As you look at your baby in your arms, re-counting his fingers and toes, admiring her long eyelashes, feeling the heartbeat, you look forward to explore the world with the new family member.
Can you imagine a life without your baby? No patting his back to hear him burp; no raspberry-blowing on her soft belly, or no tickling to hear his laugh?
As you pick your toddler to put him on his tricycle, laughing at her mess as she samples her first birthday cake, and reading the book “The Hungry Caterpillar” with him on your lap, you cherish the moments.
Can you imagine living without your toddler? No squeaky toys to pick up, no kissing ‘ouches’, no “good night, moon” reading at bedtime?
As you watch your son stepping into the school bus, kissing her trembling pout as she looks at the teacher for the first time, and his smile of pride as he gives you his test with ‘B+’ in blue, you’d think you’d never give up remembering those times.
Can you imagine driving by a school, no one to jump out of your car; no one blowing a kiss for you to catch; or no announcing losing the hamster during the show-tell?
As you walk to the mall in a mixture of excitement and dread knowing you’re going into a battle with your daughter over clothes again, paling as you open the cellphone bill yet knowing that’s somewhat expected, or looking on with pride as he scores a goal at the soccer tournament, you chuckle in fond remembrance.
Can you imagine not being there to hold her as she cries about her first break-up; not being there when he goes, “Mom…!” as he rolls his eyes; or not giving a high-five as she comes home excited, to exclaim she got accepted for the middle school basketball team?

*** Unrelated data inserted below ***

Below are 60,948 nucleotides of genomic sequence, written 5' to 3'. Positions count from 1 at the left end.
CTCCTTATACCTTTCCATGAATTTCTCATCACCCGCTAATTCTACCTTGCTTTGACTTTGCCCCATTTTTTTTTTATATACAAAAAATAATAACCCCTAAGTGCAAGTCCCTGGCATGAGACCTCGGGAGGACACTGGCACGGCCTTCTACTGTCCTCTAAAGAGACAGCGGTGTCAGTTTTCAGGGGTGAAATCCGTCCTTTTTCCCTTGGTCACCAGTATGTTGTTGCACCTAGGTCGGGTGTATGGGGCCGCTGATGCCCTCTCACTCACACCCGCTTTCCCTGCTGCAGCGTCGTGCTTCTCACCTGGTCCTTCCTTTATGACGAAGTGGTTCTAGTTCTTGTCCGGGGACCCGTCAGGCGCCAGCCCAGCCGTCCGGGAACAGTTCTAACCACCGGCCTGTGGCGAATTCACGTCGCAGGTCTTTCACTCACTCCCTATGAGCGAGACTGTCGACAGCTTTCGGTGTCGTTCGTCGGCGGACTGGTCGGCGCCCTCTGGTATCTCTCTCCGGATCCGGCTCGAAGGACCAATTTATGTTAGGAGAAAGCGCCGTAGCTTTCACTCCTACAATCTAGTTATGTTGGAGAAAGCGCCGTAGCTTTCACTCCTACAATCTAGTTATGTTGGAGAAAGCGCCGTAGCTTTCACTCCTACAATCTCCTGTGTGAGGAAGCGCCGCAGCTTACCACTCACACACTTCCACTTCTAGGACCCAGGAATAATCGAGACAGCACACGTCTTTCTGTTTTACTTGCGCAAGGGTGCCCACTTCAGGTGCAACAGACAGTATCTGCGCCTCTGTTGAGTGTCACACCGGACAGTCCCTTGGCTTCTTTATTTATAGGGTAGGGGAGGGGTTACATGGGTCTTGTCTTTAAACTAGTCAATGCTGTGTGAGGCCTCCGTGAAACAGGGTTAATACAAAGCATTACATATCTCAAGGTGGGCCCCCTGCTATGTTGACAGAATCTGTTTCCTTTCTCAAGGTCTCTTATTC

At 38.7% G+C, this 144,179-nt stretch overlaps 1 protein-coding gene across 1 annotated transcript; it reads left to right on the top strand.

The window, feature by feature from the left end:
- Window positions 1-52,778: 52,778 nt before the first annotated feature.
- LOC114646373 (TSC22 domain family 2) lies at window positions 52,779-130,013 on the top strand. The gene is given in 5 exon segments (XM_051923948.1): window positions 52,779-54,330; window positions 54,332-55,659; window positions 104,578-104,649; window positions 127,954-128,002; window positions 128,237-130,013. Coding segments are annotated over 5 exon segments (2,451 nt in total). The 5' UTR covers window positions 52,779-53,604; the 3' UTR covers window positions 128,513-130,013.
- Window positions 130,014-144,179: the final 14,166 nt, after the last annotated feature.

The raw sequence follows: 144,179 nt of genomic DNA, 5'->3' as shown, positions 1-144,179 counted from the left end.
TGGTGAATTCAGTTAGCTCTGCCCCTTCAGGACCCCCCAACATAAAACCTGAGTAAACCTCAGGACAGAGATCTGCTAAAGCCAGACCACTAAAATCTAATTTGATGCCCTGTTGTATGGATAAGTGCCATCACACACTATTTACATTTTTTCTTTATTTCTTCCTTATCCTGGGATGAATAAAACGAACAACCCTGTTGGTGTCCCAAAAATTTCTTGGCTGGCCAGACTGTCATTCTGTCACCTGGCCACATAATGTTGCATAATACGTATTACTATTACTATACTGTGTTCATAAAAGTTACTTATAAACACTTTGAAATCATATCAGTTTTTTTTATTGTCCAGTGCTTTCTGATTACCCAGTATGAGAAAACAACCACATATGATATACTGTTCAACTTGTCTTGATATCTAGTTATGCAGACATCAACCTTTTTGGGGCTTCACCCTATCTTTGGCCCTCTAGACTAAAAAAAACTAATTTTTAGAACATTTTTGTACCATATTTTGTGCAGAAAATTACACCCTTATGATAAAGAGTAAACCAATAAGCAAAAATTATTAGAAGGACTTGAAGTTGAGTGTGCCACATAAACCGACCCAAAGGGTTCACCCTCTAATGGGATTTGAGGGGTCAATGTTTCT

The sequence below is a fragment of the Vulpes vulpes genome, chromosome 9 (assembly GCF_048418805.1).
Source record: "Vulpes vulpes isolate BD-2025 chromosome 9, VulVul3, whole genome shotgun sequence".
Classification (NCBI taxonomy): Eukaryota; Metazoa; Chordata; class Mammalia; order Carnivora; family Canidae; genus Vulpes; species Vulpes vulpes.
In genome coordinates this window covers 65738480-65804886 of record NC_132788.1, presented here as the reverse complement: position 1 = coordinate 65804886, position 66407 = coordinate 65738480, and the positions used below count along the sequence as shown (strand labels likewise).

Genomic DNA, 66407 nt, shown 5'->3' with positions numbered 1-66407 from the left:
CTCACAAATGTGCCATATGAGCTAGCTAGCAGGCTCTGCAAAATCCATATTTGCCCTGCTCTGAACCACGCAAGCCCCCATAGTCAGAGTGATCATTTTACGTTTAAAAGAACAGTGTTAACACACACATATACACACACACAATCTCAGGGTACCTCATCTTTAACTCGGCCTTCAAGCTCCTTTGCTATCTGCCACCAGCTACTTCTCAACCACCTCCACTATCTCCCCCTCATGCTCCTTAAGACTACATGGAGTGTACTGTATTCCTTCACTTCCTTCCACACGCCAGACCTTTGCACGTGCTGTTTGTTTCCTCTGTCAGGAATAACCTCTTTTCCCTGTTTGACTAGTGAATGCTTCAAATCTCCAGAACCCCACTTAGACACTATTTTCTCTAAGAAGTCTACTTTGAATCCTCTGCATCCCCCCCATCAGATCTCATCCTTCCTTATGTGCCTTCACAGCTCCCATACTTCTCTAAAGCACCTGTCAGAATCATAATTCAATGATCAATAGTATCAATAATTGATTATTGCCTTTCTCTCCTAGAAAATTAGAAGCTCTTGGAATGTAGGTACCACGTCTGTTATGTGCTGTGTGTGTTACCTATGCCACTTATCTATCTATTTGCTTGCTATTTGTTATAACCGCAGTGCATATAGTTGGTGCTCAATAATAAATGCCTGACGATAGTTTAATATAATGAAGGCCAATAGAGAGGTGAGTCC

As you tremble in thought of him learning to drive, arguing with her about her outfit on way to school, and dreading have the Talk with your teenager, you convince yourself that it is worth the entire struggle to see him become a young adult.
Can you imagine missing seeing her smile at you shyly in her prom dress, and, missing out on cheering as he opens his letter of acceptance to his college, or missing the opportunity to be there at her undergraduate graduation?
Now, you know that’s what you’re expecting as a mother.
Now can you imagine what it is like for us non-moms? Can you imagine what we feel as we hear and see your babies and the potential, knowing we are living without?
As you look at your baby, can you imagine living not having your life without a child?
Neither could we imagine. We didn’t expect that either.
For many of us, we have to live without children due to circumstances and infertility.
Can you imagine how you would feel if someone tells you, “you can’t have a baby;” “Your egg didn’t take in this 9th attempt;” or “After all that tests and interventions, I’m sorry to say we may have to consider that you cannot have children after all”? Look at your baby and can you consider what it’s like not having a baby?
Could you imagine how you’d feel if someone suggest adoption after you had already considered countless times, when we had asked the bank for a loan for the third time to be rejected, and when we went through months of home study to be told that the birth mother picked the other couple over us? Search your baby’s face and can you wonder the heart-wrenching frustration?
Now, can you see why it is heartbreaking for many of us, to even smile with you bravely, yet experiencing heartache? Can you see how we have to be strong, struggling not to break down in tears, as you look down at your baby and melt in his smile?
Hence, give her a break when your sister is not up to coming to your baby shower. Accept if not understand, when the friend does not want to experience living vicariously through your pregnancy. Ask, without presuming, whether that your cousin would want to hear about how it went for the first day of school or not. Offer consideration of visiting your child, “when you are ready” to your sister-in-law, instead of saying “oh, you can take my baby anytime” in a humorous way.
Be compassionate yet not pitying us. After all, we have to find our courage to live without children. Be supportive, yet not judging us. After all, we have to adjust to a child-free life and learn to live fully. Love us, yet not forget us. After all, we didn’t forget you, our friends, our sisters, our aunts, our cousins. We try to be there for you, but sometimes we need you to be there for us too.
Can you imagine doing that?